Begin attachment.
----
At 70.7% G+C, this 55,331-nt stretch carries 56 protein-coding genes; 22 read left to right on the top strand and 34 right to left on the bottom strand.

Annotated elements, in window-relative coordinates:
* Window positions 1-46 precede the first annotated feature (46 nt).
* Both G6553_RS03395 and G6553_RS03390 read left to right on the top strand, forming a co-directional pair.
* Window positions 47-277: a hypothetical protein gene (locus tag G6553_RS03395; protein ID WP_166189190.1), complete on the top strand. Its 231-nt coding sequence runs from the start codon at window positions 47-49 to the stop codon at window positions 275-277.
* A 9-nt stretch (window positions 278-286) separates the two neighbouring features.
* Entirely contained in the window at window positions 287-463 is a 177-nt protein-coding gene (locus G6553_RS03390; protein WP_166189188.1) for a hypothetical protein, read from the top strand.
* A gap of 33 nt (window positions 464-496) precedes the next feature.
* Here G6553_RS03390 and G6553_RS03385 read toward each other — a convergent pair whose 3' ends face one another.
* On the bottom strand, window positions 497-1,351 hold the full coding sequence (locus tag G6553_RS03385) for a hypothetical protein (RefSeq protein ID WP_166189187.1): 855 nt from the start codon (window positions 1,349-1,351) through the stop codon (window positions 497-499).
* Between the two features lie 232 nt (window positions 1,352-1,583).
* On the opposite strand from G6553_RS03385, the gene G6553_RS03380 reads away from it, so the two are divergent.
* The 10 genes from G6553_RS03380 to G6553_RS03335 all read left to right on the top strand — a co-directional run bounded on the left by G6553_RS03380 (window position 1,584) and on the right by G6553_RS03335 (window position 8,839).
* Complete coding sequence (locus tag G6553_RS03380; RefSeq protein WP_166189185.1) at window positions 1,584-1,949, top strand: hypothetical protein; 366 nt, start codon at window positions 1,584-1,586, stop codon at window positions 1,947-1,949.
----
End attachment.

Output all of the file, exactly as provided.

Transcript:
At 70.7% G+C, this 55,331-nt stretch carries 56 protein-coding genes; 22 read left to right on the top strand and 34 right to left on the bottom strand.

Annotated elements, in window-relative coordinates:
* Window positions 1-46 precede the first annotated feature (46 nt).
* Both G6553_RS03395 and G6553_RS03390 read left to right on the top strand, forming a co-directional pair.
* Window positions 47-277: a hypothetical protein gene (locus tag G6553_RS03395; protein ID WP_166189190.1), complete on the top strand. Its 231-nt coding sequence runs from the start codon at window positions 47-49 to the stop codon at window positions 275-277.
* A 9-nt stretch (window positions 278-286) separates the two neighbouring features.
* Entirely contained in the window at window positions 287-463 is a 177-nt protein-coding gene (locus G6553_RS03390; protein WP_166189188.1) for a hypothetical protein, read from the top strand.
* A gap of 33 nt (window positions 464-496) precedes the next feature.
* Here G6553_RS03390 and G6553_RS03385 read toward each other — a convergent pair whose 3' ends face one another.
* On the bottom strand, window positions 497-1,351 hold the full coding sequence (locus tag G6553_RS03385) for a hypothetical protein (RefSeq protein ID WP_166189187.1): 855 nt from the start codon (window positions 1,349-1,351) through the stop codon (window positions 497-499).
* Between the two features lie 232 nt (window positions 1,352-1,583).
* On the opposite strand from G6553_RS03385, the gene G6553_RS03380 reads away from it, so the two are divergent.
* The 10 genes from G6553_RS03380 to G6553_RS03335 all read left to right on the top strand — a co-directional run bounded on the left by G6553_RS03380 (window position 1,584) and on the right by G6553_RS03335 (window position 8,839).
* Complete coding sequence (locus tag G6553_RS03380; RefSeq protein WP_166189185.1) at window positions 1,584-1,949, top strand: hypothetical protein; 366 nt, start codon at window positions 1,584-1,586, stop codon at window positions 1,947-1,949.